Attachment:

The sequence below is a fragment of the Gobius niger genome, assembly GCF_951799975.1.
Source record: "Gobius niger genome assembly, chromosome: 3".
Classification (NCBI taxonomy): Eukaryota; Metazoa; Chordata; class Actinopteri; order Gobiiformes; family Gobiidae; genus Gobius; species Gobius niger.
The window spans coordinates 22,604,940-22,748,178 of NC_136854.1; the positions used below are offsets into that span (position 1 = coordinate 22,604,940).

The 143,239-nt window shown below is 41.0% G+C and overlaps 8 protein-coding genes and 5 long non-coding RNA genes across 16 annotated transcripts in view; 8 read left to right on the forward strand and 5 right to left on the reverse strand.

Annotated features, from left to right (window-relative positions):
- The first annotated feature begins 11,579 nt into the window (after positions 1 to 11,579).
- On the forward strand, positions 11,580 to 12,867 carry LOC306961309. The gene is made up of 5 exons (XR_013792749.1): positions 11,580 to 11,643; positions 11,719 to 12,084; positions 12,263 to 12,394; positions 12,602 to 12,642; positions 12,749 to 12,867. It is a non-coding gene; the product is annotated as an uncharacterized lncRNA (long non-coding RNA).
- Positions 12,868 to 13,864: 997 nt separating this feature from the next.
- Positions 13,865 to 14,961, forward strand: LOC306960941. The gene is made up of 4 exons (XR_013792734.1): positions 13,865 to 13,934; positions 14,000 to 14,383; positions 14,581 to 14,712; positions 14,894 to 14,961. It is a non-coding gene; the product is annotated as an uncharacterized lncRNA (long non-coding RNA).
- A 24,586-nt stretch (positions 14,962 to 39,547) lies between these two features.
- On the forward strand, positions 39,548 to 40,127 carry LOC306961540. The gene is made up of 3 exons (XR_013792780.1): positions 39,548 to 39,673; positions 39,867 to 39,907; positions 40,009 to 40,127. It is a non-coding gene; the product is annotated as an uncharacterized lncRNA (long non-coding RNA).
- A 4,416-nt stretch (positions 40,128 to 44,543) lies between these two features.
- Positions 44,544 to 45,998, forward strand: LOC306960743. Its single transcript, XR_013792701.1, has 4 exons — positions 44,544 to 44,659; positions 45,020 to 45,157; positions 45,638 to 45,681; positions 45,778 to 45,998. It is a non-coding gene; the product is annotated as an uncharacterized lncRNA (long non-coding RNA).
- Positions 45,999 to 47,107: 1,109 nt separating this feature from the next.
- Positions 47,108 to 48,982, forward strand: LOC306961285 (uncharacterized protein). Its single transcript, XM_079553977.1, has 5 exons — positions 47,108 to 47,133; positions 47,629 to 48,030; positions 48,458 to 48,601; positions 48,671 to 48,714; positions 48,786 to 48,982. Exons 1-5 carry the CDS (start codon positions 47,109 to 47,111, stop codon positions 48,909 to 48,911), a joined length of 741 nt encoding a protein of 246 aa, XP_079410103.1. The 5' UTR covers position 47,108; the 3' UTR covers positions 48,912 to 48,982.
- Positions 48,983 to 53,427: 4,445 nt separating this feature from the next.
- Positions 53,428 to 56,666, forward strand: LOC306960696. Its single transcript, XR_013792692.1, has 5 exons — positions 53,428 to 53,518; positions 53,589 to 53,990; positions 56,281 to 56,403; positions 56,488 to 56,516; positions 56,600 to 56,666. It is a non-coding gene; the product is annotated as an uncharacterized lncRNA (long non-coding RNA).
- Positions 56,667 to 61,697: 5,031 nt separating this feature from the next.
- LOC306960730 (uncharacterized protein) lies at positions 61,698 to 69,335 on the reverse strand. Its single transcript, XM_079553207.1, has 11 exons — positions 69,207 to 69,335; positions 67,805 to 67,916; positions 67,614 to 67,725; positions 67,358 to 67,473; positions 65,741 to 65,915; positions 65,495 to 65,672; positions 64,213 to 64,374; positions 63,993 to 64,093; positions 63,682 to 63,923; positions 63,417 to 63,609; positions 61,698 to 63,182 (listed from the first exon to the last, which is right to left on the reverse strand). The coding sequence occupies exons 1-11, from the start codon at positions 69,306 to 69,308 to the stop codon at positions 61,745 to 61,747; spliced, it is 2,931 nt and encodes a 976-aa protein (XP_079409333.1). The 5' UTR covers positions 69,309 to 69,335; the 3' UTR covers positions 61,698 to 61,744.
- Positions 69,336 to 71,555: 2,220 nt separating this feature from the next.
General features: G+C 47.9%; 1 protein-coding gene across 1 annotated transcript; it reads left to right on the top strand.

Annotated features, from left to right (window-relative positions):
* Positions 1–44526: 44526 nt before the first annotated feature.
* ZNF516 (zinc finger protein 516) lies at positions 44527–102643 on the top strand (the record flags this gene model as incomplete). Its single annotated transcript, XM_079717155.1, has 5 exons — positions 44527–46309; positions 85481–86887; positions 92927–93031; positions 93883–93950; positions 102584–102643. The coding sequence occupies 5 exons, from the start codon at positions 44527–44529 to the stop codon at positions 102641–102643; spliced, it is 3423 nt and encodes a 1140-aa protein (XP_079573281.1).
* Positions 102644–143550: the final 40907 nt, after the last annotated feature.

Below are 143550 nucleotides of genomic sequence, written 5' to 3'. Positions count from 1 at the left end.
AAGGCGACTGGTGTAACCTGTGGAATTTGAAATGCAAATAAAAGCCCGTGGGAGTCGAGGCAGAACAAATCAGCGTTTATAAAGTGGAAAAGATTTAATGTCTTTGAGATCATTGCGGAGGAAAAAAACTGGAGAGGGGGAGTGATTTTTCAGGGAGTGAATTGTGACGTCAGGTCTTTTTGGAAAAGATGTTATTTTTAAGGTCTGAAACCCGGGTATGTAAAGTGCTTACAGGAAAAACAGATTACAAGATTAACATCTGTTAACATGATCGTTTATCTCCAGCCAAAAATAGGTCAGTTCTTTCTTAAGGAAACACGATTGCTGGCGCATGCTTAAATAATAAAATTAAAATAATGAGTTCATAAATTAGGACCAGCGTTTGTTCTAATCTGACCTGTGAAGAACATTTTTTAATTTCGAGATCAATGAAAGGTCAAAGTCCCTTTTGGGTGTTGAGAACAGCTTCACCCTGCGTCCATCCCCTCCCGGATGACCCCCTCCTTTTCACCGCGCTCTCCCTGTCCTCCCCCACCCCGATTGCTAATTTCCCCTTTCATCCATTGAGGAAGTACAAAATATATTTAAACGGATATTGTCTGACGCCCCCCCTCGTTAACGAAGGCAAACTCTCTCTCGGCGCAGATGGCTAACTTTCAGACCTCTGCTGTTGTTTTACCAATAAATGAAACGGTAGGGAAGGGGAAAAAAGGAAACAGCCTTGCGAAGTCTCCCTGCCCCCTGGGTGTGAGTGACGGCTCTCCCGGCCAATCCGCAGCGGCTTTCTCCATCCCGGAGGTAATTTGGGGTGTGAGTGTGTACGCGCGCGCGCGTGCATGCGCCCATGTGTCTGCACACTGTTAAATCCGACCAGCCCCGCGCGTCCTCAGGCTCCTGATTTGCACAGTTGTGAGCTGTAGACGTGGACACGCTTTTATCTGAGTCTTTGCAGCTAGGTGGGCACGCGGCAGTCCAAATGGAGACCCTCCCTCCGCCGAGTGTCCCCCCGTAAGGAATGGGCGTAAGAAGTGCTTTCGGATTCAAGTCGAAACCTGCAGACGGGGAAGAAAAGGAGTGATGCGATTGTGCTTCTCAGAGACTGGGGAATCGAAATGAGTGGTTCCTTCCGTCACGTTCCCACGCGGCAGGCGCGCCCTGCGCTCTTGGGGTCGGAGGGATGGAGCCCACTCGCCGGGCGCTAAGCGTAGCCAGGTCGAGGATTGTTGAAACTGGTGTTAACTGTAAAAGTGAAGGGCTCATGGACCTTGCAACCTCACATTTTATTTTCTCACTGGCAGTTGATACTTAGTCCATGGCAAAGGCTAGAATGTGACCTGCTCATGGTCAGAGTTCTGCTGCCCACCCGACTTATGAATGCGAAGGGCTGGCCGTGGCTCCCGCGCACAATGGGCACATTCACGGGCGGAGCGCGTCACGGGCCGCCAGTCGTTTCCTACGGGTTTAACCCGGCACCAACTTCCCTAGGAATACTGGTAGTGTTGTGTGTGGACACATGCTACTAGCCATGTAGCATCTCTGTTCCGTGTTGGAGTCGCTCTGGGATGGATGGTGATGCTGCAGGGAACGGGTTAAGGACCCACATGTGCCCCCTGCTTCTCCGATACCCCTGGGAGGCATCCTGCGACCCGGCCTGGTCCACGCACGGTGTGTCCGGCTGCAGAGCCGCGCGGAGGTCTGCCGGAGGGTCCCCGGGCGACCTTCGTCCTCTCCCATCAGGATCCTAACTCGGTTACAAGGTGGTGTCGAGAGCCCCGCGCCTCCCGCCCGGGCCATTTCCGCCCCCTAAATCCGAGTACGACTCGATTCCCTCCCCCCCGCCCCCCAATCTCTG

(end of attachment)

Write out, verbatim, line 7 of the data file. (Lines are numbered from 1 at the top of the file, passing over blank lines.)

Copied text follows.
- The first annotated feature begins 11,579 nt into the window (after positions 1 to 11,579).